When people think of Capote’s work, most likely they think of In Cold Blood, a famous story with a very graphic murder scene. However, A Christmas Memory, is a personal memoir based upon Truman Capote’s young life. A Christmas Memory is about as different as can be genre-wise from In Cold Blood. The story tells of a young boy named Buddy and the time he spent with a beloved, much older relative before he was sent away to boy’s school as a teenager. (The far left book cover photo above shows a young Truman Capote and his older relative and friend.)

The story is set in Alabama during the Great Depression. Buddy, age 7, and the older Miss Sook, who was in her 60’s but had a child-like mind, lived in a house with other distant relatives who didn’t approve of them or pay much attention to them. Though they had the essentials (food, water, shelter, and clothing), Buddy and Miss Sook lived a no-frills, but enjoyable lifestyle, delighting in simple pleasures such as collecting ingredients and then making fruitcakes in the winter, playing with their old dog, Queenie, and even killing flies in return for pennies from the other relatives in the house. Perhaps their favorite time of the year and fondest memories are during “fruitcake weather” when they focus all their time, energy, and scant funds to making fruitcakes to send to friends, acquaintances, and even some people they have never met. My personal favorite is Mr. Ha-Ha Jones, who donates some liquor in exchange for “one of them fruitcakes.” Another poignant memory is making gifts for one another every Christmas, where they always realize that their friendship with one another is better than any gift money could buy. The story is pretty short, but it is filled with descriptive details which allow readers to close their eyes and easily imagine the scenes throughout. This is one of the reasons it is such a great read-aloud book. The writing is beautiful, raw, and it flows seamlessly from one scene to the next. If you haven’t ever read this story, I would highly recommend it. There is actually a movie out now, but the book is so much better! Read it before you watch the film.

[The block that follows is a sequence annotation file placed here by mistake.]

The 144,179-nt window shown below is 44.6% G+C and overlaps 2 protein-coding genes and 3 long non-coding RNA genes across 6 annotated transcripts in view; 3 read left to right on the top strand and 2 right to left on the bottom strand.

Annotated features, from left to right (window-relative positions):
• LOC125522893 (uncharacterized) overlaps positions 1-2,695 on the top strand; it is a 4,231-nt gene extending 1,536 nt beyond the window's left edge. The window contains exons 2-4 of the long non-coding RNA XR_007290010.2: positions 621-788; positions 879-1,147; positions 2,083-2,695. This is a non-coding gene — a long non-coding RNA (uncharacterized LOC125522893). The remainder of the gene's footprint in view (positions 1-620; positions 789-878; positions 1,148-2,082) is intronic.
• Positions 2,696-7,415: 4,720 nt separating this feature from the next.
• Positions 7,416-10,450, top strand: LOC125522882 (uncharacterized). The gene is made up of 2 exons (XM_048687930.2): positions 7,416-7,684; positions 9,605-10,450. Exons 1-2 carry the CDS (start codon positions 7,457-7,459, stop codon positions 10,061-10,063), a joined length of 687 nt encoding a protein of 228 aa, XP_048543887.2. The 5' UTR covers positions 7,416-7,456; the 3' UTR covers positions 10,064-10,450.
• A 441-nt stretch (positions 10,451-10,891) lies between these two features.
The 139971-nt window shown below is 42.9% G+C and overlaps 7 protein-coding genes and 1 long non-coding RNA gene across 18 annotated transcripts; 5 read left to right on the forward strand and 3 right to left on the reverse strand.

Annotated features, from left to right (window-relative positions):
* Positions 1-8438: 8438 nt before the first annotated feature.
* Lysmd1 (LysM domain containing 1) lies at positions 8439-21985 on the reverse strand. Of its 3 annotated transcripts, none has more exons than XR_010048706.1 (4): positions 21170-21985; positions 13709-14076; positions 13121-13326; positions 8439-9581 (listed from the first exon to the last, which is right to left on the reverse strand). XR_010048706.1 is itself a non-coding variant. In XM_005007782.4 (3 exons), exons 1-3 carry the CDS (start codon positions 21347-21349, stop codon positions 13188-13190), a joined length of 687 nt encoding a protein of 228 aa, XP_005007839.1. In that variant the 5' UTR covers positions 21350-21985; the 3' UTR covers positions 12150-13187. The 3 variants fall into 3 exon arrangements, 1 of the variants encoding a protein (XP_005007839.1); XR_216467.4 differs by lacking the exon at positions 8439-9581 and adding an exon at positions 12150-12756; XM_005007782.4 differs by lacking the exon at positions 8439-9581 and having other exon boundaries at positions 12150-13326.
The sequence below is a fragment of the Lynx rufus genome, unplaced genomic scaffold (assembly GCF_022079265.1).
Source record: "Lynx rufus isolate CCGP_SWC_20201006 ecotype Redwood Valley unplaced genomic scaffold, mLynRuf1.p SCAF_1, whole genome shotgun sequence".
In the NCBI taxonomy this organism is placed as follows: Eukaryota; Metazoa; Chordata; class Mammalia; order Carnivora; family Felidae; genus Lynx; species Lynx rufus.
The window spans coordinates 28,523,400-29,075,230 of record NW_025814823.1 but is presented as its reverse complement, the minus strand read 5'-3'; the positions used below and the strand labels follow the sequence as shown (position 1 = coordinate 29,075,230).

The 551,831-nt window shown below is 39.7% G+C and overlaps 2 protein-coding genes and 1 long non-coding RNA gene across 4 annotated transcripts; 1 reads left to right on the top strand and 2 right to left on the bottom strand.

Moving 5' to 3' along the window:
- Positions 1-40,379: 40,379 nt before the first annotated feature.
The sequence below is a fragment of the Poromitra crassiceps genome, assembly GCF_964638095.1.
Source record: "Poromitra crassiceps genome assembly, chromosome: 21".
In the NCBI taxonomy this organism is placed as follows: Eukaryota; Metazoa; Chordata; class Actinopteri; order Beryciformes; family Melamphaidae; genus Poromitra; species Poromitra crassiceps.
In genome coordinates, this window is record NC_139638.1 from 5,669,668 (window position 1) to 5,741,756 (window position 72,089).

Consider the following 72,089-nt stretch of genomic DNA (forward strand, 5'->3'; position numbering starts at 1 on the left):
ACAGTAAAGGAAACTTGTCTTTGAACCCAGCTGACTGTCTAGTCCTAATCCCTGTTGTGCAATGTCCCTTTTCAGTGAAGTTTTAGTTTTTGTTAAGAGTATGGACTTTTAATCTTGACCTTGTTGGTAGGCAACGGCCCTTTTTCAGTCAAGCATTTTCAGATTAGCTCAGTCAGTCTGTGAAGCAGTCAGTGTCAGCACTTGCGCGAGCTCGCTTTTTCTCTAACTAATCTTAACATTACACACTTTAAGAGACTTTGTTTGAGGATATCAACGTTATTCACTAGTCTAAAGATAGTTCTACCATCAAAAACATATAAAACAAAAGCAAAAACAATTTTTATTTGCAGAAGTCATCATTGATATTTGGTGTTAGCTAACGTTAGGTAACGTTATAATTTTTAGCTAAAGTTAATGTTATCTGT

The first time I had ever heard of A Christmas Memory was back in high school. Our English teacher read it aloud to our class, and I am so thankful that she did. Something about the story really resonated with me. I was at a used bookstore a few months later and happened to find a copy of it. My grandma and I have always talked about books and both love literature, so I shared it with her one year and we have read it every Christmas season since then! Reading this with my grandma every year is something we look forward to and enjoy so, so much. In recent years, other family members have listened in a few times, including my oldest son who is now 7 years old, Buddy’s age during the time of the story.

My grandma has always encouraged me to write, even from when I was little writing her poems and notes (which she has no doubt kept safely preserved in a box all these years). I’ve always had a special, close friendship with my grandma and she is so dear to me. And literature and the written word have always been a big part of our bond. For both of these, I am truly thankful. Below is a picture of my grandma with each of my sons when they were very young.

Is there a book or story that holds a special place in your heart? One that you have read multiple times? Please let me know in the comments!

When Breath Becomes Air by Paul Kalanithi

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I normally do not read much non-fiction, but I’m fortunate to have read and enjoyed this memoir from the late Dr. Paul Kalanithi. Paul’s writing is beautiful and his story is unforgettable. His passion for literature, neuroscience, the medical field, and living life fully shines through this memoir, written while he was terminally ill with lung cancer.